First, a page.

A solo out-and-back was organized as follows.  A lead control ship with two instructors took off first.  Then at approximately 10 minute intervals, the solo students would take off.  There would be eight or ten students, then a tail end control ship with another two instructors.  All the aircraft were going to the same location, following the same route.  The lead control ship was there to check for problems with the route, and since they landed first, the instructors would go to the control tower to monitor the students in the landing pattern.  The tail end control ship was there to assist any students who ran into problems while enroute.  They could provide advice and assistance over the radio.  They could join up with an aircraft ahead of them, or they could divert to another destination, either in front of or behind a student who had a serious emergency and needed to land before reaching the final destination.

Once all the airplanes made it to the destination, everyone would refuel and return back home in the same order.  If any of the airplanes broke and could not be flown home, either the students would double up, or an instructor would fly back with a student.  Sometimes it was necessary to leave an instructor behind until the aircraft could be fixed.

This all sounds incredibly organized, and you would think a highly competent group of skilled aviators would be able to carry off such a simple, well organized mission, right?  Well, you would be wrong.  One of the things that seemed to always cause problems was foreign students.  Foreign students?  What are those?  Well, the US Air Force trains many pilots from allied nations.  At the time I was serving as an instructor, we trained Danes, Norwegians, Indonesians, Saudi Arabians, Iranians, Nigerians, and many others.  We trained so many Germans they designated a single Air Force Base as the home of that operation.

This story revolves around a solo out-and-back mission to Vandenberg Air Force Base.  The lead control ship and a couple of the students made it to Vandenberg just fine.  Vandenberg is up the coast from Los Angeles, and to get there from Phoenix you fly West over Blythe, Palm Springs, Riverside, LAX, you go out over the ocean, turn Northwest and then fly a really dazzling approach up the coast.  This approach to runway 30 (so named because it faces WNW, or 300 degrees out of 360, where 360 is North) at Vandenberg is a 60 mile long straight descent right off the California coast.  It is easy to fly and there are a lot of interesting things to see along the way.  However, on this particular day, the LA traffic control center (LATCC) lost their main radar.  Not being able to ensure radar separation for all the T-38s crossing over LAX, they started putting the aircraft in a holding pattern out over the ocean where the approach to Vandenberg started.  Soon they had six or eight students stacked up with 1000 foot altitude separation, and would only let one aircraft start their descent when the previous one had landed at Vandenberg (60+ miles away).  The students could see the base, but could not get clearance to fly over there.  So some of them were starting to run low on fuel.

One of the key things you like to do on a solo out-and-back is put a more experienced student in the middle of the pack.  On this day, with all the 2nd Lieutenants, there was a Captain who was a navigator training to be a pilot.  Once he realized what was happening, he told the other students to cancel their IFR (Instrument Flight Rules) clearances, and just fly over to Vandenberg.  Once you cancel IFR, you flew under what was called VFR (Visual Flight Rules).  Flying VFR, you can fly at any of a variety of altitudes below 18,000 feet, and navigate by looking at the ground.  Once you get within 10 miles of the base or airport, you contact the control tower for landing instructions.

So all the students started heading for Vandenberg at the same time.  Now the two instructors in the control tower were keeping track of the various aircraft, and helping the tower controllers get everyone down safely.  The students called the tower, lined up on the runway at the appropriate altitude, 1500 feet above ground level (AGL), and then executed what is called an “overhead pattern."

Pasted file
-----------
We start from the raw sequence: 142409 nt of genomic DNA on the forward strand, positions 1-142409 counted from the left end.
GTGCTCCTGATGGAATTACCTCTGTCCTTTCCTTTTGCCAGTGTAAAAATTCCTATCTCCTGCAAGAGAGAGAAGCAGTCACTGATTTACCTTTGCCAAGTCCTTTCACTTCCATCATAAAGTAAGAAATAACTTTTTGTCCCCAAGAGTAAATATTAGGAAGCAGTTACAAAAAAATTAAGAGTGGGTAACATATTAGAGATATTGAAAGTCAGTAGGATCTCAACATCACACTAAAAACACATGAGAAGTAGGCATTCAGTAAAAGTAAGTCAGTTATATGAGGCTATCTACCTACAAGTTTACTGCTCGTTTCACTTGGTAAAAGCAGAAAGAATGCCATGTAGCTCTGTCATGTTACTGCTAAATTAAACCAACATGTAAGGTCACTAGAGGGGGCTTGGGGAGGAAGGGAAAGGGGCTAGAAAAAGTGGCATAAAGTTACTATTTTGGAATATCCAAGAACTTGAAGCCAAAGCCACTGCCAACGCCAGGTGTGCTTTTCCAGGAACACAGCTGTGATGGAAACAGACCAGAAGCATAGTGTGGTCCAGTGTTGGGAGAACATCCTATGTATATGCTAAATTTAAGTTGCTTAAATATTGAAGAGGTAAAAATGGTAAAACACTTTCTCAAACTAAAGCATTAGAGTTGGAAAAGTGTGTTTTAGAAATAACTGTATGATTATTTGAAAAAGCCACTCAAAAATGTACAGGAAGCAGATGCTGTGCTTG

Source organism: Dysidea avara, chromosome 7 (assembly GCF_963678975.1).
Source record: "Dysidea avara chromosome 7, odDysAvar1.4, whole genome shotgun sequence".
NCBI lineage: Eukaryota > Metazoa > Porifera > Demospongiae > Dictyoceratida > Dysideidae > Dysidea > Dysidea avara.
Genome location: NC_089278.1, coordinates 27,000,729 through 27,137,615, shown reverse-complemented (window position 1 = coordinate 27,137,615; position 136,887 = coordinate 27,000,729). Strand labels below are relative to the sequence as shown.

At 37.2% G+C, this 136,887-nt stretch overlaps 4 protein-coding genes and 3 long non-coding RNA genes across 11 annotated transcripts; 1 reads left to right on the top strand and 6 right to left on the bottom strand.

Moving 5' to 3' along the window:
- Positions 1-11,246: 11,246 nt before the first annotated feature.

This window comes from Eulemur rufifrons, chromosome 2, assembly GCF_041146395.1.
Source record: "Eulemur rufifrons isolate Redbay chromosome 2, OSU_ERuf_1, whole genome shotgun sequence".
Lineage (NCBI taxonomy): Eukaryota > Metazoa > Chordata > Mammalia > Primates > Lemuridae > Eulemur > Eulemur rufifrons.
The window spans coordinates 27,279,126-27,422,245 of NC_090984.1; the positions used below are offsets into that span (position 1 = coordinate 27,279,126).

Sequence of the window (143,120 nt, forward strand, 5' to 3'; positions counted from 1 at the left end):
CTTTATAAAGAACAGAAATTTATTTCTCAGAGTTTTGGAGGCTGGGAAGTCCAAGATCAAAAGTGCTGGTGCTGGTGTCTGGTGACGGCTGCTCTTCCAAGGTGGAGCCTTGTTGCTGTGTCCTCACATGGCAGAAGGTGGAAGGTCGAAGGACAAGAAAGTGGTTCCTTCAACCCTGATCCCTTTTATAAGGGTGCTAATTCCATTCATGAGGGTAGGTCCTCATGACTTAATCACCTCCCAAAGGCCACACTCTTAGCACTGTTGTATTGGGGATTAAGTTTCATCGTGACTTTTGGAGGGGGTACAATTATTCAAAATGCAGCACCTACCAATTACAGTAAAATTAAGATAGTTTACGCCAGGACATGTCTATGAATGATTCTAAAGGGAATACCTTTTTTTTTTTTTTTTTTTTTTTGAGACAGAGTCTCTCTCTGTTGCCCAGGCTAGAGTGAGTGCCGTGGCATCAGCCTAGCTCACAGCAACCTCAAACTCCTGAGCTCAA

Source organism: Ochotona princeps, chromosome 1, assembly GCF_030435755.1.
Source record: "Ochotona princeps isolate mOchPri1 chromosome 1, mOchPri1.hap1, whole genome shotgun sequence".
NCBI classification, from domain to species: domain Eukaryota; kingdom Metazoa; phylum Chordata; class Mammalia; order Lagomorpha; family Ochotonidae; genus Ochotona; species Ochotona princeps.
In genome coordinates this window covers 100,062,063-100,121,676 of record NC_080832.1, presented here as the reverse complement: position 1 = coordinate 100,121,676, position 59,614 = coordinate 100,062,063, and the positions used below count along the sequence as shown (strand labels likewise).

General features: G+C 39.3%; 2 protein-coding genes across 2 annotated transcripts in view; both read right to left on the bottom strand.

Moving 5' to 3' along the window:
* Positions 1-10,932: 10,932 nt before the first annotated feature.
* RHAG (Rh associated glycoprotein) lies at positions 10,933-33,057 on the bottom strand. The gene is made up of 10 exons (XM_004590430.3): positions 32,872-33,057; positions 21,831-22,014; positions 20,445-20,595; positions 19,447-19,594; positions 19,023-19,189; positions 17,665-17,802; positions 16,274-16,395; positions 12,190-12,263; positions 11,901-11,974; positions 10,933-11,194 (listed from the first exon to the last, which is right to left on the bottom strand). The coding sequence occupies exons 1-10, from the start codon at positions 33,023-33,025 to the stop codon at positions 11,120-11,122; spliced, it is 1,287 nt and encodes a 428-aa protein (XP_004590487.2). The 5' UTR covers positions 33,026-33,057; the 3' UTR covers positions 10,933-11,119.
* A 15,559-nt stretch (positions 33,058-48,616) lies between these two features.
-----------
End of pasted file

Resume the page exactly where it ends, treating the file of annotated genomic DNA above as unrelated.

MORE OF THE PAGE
An overhead pattern is where you fly straight down the active runway (in this case, heading 300) and at the midpoint of the runway you make a 180 degree turn executed at 60 degrees of bank.  This is a high “g" turn designed to slow the aircraft down.  Depending on the direction of the pattern, you would either turn right or left.  The pattern at the base is usually designed to minimize the instances of aircraft flying over buildings and people working at the base.  At Vandenberg, the pattern on runway 30 is a right hand pattern, with a right hand turn over the runway (which is called the “break" or the pitch), and a right hand turn to line up with the runway again for landing.  There are radio calls made at various points along the pattern, and specific actions to take as well.  The first radio call is when you are lined up on the runway about 5 miles out from the base.   Being the first point in the pattern, the radio call goes like this, “Vandenberg tower, AWOL 21, initial, runway 30, full stop (or low-approach, or touch-and-go)."   Now the tower knows where you are and your intentions.  The usual answer is, “AWOL 21, report the numbers."  The numbers referred to in this case are the numbers painted on the end of the runway.  Hopefully you have noticed that runways have big numbers painted on each end.  This is so pilots can identify the runway they have been assigned to land on.  When the airplane is directly over the end of the intended runway, the pilot says, “Vandenberg tower, AWOL 21, numbers, runway 30."  The usual response is either “AWOL 21, continue" or “AWOL 21, report the break."  If the tower requests a radio call during the break, you would say something like, “Vandenberg tower, AWOL 21, break" to which they would respond, “AWOL 21, report gear down."  While on the downwind (going the opposite direction to the intended runway) and still at 1500 feet altitude, the pilot slows the aircraft down and configures it for landing by lowering the landing gear and the flaps (see photo below).  The pilot also looks ahead and to the side to ensure there is nothing between him and the approach end of the runway.  When the aircraft passes the end of the runway (the numbers) again, you can start the final turn and say, “Vandenberg tower, AWOL 21, gear down, full stop."  The tower will then usually say, “AWOL 21, report final."  The pilot now lowers the nose of the aircraft and performs a descending turn to line up on the runway.  In the T-38, the goal was to roll out of the turn at 500 feet AGL and 1.25 miles away from the end of the runway.  Then you slowed down another 20 knots (short for nautical miles per hour (1 knot is 1.17 miles per hour)) and established a 3.5 degree descent angle for the final approach to the runway.  When you rolled out pointed at the runway, you said, “Vandenberg tower, AWOL 21, final."  If everything looked good at this point, the tower said, “AWOL 21, cleared to land runway 30, full stop."